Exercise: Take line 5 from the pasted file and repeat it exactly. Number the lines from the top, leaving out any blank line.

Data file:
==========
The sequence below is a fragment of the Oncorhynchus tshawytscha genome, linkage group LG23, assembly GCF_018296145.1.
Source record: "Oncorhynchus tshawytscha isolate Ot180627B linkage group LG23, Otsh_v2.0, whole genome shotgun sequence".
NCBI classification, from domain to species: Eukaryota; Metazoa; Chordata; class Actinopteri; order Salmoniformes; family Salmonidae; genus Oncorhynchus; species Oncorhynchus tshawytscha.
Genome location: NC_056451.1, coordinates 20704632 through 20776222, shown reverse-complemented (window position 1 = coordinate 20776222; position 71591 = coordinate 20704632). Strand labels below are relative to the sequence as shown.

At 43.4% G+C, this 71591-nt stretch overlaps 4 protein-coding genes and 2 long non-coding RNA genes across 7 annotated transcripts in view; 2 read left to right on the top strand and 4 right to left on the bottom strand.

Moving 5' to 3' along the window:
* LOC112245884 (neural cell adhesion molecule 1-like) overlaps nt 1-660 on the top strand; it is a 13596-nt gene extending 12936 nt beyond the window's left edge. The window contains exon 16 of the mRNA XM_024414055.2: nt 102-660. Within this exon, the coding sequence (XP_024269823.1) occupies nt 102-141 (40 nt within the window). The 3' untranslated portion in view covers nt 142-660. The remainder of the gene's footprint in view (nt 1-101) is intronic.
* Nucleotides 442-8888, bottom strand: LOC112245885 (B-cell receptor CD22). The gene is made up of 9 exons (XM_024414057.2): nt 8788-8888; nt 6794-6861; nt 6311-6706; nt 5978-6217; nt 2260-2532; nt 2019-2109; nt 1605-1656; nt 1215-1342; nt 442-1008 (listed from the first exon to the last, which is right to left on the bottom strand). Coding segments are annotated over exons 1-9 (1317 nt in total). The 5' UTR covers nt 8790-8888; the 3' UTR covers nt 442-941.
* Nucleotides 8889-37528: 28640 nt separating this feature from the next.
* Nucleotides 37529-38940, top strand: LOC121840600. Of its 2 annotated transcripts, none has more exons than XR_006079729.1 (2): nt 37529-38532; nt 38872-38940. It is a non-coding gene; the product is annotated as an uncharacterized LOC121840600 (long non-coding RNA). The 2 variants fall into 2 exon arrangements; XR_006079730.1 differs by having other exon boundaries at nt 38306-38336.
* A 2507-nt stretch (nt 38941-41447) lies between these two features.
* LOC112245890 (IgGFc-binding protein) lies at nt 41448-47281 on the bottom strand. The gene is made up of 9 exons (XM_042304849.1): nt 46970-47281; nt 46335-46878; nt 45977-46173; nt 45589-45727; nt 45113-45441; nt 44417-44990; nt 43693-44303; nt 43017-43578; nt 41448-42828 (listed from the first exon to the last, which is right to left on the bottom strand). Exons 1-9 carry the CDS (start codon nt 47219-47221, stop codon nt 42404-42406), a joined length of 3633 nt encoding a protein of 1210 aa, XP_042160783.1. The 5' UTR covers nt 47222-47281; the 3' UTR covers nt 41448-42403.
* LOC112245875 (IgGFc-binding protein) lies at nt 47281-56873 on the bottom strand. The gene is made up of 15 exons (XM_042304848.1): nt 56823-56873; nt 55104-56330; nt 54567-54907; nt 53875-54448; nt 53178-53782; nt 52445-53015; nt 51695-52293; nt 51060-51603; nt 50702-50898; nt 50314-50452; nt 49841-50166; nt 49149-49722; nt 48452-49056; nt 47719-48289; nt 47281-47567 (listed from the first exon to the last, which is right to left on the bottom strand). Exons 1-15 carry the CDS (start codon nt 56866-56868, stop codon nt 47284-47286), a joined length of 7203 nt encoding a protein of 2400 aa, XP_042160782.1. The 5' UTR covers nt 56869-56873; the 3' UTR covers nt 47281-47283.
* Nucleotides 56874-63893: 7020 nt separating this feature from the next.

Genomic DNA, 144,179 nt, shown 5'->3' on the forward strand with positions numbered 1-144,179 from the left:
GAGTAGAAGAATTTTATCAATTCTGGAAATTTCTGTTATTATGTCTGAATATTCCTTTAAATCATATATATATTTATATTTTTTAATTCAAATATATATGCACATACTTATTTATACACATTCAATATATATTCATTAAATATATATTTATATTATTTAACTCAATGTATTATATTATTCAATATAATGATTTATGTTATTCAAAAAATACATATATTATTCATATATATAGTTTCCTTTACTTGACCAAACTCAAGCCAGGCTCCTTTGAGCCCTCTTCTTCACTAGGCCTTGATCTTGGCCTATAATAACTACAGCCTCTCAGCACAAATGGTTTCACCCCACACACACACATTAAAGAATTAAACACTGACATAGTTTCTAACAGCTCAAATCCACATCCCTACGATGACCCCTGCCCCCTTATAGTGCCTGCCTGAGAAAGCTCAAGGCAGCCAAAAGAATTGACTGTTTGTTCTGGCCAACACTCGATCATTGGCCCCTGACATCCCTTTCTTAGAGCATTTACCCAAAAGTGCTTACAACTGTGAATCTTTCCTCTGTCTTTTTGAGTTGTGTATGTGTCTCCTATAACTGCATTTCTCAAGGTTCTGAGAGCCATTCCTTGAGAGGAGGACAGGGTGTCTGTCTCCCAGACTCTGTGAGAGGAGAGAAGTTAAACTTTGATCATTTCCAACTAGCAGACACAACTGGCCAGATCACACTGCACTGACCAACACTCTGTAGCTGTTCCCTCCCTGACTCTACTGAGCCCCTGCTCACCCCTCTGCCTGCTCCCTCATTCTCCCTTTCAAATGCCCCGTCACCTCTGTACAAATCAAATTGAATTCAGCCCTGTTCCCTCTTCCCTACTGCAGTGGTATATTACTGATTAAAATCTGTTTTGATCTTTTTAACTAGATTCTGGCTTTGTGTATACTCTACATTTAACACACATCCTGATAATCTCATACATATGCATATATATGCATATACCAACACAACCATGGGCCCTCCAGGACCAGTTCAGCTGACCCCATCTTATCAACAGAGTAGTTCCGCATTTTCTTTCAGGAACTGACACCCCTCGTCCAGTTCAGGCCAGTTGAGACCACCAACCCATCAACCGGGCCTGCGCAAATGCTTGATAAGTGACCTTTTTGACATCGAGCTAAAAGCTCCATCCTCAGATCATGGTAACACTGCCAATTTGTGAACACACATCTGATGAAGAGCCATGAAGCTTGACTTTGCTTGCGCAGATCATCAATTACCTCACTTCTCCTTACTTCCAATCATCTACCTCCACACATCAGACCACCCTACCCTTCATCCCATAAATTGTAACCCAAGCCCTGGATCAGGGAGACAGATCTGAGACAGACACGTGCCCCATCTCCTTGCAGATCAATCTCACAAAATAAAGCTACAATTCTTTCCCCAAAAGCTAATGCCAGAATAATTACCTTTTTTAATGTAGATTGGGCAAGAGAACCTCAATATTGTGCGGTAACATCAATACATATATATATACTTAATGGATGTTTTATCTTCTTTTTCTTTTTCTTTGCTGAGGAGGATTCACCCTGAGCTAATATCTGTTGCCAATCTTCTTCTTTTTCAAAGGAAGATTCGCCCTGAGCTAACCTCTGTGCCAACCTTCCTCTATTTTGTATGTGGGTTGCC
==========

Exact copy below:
At 43.4% G+C, this 71591-nt stretch overlaps 4 protein-coding genes and 2 long non-coding RNA genes across 7 annotated transcripts in view; 2 read left to right on the top strand and 4 right to left on the bottom strand.